January 9, 2009
Smaller working groups of participants met to discuss the particular issues and experiences within their country or region.
Candido Cerón, Elizabeth Robles and Patricia Juan Pineda from the Mexico group
The Mexican working group reported that there has been an increase in the use of homework since 2005, and there have been cutbacks in collective contracts, especially in terms of benefits. The threat of closures has been used against union organizing. While apparel exports have declined, the auto industry has been growing and the female workforce has increased in that sector.
In Honduras, the country working group reported that persecution of union organizers is increasing and the fear of closures is making it more difficult to organize. Workers have been pushed to work long hours and accept more flexible employment relationships, all of which impacts heavily on women's health and their relationship with their communities. The government has introduced a differentiated minimum wage in the south in order to attract more investment, but maquilas are simply shifting from the north to south within the country.
Other Central American working groups reported that the last three years have seen an increase in flexibilization of labour and closures. Many of the closures have affected unionized facilities. Firms often remain active in the region but reincorporate under different names to avoid liability for severance payments to workers. The percentage of female workers in the remaining labour force is declining. While the region saw some transfer of capital to Nicaragua, that trend reversed after the election of a new government in 2007 and three subsequent raises in the country's minimum wage.
Working group session
The Southern American working group noted that while there are differences between the countries included (Peru, Colombia, Argentina) there have been some common impacts. There has been a trend towards the use of smaller workshops, which in Argentina has included a huge rise in homework and informal work. Each country reported a pattern of stagnant wages and precarious employment. Notably, unlike most of Central America, much of the production in South America is for national brands rather than for export to the north.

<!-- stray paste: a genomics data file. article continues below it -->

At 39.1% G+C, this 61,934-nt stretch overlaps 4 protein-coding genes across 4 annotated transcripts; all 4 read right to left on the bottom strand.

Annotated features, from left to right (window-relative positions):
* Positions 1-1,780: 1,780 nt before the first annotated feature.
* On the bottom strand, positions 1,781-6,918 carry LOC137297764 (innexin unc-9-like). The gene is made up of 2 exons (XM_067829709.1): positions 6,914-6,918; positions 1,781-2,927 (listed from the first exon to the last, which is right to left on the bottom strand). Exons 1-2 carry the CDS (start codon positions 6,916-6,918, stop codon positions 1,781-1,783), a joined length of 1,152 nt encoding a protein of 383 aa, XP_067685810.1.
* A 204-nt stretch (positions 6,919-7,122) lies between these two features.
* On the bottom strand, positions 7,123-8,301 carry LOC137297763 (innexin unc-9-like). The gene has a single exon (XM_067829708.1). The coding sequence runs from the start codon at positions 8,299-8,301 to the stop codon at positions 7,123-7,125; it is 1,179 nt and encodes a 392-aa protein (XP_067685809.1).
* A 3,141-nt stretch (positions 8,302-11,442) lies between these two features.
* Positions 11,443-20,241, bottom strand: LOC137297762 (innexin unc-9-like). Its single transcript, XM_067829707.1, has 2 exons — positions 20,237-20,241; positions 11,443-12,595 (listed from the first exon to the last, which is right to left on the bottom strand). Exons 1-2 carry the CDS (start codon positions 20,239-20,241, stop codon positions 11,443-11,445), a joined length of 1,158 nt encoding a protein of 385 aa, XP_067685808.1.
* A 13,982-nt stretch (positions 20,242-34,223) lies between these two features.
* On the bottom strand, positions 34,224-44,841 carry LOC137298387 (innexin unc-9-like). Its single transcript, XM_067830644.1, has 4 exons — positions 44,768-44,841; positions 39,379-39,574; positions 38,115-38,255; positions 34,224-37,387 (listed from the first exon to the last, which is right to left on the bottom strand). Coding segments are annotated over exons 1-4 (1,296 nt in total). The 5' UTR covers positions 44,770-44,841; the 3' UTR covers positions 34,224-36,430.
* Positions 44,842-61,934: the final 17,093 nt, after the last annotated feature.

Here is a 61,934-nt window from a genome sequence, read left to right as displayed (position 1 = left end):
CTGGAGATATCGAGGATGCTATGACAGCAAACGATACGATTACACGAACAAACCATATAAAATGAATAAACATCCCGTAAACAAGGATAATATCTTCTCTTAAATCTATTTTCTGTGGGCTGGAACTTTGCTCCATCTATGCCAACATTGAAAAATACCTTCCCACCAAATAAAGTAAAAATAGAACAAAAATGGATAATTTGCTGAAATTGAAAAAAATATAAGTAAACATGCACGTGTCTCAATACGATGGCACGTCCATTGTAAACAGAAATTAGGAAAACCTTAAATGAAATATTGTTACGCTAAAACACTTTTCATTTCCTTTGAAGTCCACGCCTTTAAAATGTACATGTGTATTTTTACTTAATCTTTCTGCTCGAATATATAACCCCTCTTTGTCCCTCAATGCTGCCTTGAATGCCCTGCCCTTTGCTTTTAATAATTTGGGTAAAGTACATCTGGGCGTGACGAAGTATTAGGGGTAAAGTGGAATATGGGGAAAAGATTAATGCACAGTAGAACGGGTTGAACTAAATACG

A cross-cutting issue raised by every working group was the fallout from factory closures since the expiry of the MFA. Even as the seminar got underway, Hanesbrands announced the closure of nine more major factories in the region, and shortly after the seminar ended, Russell Athletic announced the planned closure of a unionized factory down the road from San Pedro Sula. During the seminar, the challenges facing women workers who are retrenched was foremost on peoples’ minds. Numerous individual cases and experiences were raised.
Although most closures have been bitter, difficult and demoralizing, some participants drew attention to precedents won in some instances – for example, with Gildan Activewear during the closure of its facilities in Coahuila, Mexico. One guide to demands that we can make on brands, manufacturers and governments is the recent MFA Forum Guidelines for Responsible Transitions, which sets out responsibilities for all parties that, if followed, would reduce the impacts of factory closures.
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